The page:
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Guide to buying Hyundai Accent cars

Hyundai models have been the traditional purchase for those who want new car cachet at a budget price. The little Accent was a prime example of this at the time of it's introduction, although the target demographic has altered a mite since then. If you are in the market for one of these cars, here is an insight into the buying and driving experience.

A little bit of history

Hyundai's Accent cars (also known around the world as the Hyundai Verna, Excel and X3) were brought out in 1995. Several body styles were available but engines were limited to 1.3 and 1.5 litre units. The cars were an instant hit due to their remarkably low price and offered many people the opportunity to buy new. The second generation arrived in 2000 with new 1.6 engines and a diesel to improve sales appeal. An MVi hot hatch version was available in the UK. Impact ratings were much improved over the previous models. The current range was introduced in 2005 and although available to the rest of the world until today, was replaced in the UK by the i30 in 2007. The reason for this was an attempt by the Korean manufacturers to distance themselves from the budget car image of previous models.

What to look out for

Buying a used Hyundai Accent may not be the "bottom drawer" choice it once seemed. First generation cars are really to be avoided because of their poor safety records and frankly dire fuel consumption. Your money is better spent on a second generation model as economy improved drastically along with safety and built quality. Panels are thin so can dent easily and gearboxes and clutches have a habit of eating themselves, so check for invoices to cover these. In 2008, the third generation cars were the best model for reliability in their class as found by the US J.D.Power survey. Safety was finally brought up to the standards of other makers with the option of multiple airbags. Other extras like air con and ABS make this a viable choice but you have to ask if it's wise to buy a three year old car out of it's warranty when you can buy a new Hyundai with a five year guarantee for not a lot more?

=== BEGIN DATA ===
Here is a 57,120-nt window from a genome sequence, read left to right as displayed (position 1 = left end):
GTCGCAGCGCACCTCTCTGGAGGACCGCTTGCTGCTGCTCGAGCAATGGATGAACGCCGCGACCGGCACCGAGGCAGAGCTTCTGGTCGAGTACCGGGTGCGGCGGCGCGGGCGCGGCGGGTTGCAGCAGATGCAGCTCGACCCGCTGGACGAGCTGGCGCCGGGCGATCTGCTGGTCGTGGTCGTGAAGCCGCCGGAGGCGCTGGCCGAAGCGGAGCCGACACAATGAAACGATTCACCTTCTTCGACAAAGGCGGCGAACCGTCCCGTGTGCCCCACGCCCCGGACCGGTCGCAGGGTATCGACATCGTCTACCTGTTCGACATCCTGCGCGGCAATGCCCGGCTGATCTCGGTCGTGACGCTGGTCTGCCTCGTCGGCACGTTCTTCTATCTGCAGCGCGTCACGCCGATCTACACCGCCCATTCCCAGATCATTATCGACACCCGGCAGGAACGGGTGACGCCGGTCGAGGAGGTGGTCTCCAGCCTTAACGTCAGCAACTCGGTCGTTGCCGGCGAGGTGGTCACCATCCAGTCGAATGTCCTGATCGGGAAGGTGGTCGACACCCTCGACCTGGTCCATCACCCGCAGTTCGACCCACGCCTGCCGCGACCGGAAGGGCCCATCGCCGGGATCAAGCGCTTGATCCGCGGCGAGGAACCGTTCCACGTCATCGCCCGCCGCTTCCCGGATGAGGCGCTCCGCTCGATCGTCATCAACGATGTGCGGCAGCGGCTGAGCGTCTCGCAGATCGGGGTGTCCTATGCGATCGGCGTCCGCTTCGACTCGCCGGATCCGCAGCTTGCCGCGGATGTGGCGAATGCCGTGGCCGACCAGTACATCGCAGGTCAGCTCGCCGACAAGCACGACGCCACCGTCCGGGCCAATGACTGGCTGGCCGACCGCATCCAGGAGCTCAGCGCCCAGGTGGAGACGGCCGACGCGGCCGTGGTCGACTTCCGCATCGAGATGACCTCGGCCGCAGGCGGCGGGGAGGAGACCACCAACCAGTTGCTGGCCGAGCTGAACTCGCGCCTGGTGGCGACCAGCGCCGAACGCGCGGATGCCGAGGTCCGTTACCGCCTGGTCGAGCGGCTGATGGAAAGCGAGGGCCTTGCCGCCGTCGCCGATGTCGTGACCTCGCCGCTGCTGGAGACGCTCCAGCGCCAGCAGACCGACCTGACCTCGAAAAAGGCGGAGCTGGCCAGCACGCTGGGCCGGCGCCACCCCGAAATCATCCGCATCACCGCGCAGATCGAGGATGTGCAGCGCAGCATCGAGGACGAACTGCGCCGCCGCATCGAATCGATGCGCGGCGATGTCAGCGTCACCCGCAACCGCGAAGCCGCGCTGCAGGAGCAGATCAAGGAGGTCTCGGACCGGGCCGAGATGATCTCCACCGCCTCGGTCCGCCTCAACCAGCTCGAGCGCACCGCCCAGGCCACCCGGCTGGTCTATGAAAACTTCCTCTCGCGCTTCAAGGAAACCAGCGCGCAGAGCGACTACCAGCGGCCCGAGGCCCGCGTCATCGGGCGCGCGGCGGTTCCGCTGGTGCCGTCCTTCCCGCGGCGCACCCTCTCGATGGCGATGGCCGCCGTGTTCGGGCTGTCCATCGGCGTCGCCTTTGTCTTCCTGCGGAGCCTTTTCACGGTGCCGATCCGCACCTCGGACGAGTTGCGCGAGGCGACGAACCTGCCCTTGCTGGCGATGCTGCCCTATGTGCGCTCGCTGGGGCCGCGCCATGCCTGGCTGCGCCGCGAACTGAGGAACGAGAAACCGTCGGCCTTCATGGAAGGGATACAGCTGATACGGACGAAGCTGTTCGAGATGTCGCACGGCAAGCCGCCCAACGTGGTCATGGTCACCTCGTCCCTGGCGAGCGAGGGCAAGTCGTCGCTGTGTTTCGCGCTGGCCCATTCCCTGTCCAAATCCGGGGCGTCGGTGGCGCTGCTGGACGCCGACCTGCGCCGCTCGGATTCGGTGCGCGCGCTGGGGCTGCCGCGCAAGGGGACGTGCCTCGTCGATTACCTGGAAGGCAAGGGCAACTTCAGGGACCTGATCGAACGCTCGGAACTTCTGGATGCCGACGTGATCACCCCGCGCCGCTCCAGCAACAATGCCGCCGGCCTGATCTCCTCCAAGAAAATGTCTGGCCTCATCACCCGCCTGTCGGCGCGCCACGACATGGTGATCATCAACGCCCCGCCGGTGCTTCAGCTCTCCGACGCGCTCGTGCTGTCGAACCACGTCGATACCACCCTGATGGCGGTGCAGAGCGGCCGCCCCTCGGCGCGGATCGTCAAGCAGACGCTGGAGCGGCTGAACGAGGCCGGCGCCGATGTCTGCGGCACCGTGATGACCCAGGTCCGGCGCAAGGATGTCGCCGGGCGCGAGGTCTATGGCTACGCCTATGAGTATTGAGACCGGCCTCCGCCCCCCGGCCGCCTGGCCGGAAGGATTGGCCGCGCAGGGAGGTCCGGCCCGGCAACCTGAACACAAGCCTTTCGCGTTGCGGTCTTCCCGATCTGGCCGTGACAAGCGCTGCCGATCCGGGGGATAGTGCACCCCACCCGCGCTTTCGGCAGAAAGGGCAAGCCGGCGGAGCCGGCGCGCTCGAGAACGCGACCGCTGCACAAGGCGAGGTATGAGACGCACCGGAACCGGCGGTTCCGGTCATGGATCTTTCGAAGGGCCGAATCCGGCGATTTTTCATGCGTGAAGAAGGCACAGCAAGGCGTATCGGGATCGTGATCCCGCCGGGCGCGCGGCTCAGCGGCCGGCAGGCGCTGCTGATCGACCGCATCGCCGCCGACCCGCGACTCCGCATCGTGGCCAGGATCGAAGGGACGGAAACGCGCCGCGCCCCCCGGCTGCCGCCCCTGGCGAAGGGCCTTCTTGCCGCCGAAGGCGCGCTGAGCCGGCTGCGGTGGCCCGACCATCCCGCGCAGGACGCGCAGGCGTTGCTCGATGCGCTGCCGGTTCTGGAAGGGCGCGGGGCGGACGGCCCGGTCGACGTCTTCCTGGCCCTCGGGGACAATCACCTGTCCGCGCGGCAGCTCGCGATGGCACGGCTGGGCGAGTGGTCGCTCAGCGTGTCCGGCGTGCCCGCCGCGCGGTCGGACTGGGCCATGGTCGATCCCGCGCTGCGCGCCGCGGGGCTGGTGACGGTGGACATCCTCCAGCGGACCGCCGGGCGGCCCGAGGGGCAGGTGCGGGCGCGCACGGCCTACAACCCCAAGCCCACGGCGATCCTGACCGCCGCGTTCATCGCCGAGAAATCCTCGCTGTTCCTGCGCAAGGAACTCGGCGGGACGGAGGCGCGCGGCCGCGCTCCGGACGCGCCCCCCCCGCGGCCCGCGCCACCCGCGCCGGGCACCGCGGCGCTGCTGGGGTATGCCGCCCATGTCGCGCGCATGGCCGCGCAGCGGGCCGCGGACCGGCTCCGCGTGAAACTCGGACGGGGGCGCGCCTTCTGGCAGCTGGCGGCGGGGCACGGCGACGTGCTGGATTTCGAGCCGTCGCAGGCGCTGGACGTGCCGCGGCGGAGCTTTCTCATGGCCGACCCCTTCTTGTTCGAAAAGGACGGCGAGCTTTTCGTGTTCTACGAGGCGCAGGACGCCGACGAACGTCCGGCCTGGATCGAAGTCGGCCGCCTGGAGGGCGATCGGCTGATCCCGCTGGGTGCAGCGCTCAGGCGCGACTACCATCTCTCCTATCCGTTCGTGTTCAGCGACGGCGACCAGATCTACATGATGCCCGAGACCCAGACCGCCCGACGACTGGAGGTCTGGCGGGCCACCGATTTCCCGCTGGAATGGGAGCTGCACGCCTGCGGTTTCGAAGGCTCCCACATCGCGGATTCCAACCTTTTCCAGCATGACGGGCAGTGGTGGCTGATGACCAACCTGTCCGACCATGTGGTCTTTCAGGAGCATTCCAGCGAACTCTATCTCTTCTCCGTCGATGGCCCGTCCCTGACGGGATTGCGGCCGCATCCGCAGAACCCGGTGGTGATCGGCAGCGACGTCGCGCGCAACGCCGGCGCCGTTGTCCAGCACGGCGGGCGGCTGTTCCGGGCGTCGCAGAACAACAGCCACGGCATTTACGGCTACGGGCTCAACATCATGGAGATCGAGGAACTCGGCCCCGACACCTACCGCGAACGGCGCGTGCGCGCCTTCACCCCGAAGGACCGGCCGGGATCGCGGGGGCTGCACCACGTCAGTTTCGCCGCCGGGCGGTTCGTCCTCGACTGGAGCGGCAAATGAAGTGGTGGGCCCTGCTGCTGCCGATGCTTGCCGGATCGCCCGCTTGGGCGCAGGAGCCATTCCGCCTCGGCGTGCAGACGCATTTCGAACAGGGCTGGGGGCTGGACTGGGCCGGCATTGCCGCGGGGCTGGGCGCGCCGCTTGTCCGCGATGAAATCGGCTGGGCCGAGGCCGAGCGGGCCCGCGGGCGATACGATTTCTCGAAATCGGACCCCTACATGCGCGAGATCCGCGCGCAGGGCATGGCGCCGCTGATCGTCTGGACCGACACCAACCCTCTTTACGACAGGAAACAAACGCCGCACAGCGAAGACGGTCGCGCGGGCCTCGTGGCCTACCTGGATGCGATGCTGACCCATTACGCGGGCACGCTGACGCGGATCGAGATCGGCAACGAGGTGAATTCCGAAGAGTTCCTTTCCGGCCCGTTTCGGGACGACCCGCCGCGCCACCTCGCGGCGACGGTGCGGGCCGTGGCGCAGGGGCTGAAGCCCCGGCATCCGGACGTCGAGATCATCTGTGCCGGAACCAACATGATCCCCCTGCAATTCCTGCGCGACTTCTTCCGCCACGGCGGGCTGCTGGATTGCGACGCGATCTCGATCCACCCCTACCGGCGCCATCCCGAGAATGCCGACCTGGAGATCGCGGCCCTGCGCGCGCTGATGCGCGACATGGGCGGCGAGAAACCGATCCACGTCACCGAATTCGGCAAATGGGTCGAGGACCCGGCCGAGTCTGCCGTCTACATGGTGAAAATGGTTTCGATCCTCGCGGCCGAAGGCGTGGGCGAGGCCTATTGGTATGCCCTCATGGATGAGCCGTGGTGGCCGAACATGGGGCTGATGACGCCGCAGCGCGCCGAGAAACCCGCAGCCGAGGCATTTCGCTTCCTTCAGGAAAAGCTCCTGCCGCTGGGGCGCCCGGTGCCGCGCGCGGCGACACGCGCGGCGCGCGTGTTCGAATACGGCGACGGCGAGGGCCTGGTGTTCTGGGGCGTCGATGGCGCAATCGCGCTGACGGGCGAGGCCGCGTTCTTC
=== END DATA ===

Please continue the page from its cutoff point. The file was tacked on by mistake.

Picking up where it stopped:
Where to buy

Main dealers are still a surprisingly good source of Accents as their customer base is a loyal one. This means that they get quite a number in part exchange that they move on as approved used cars with warranties. The trade tend not to like these Korean motors so your other option is likely to be a private buy but watch out for that service history!

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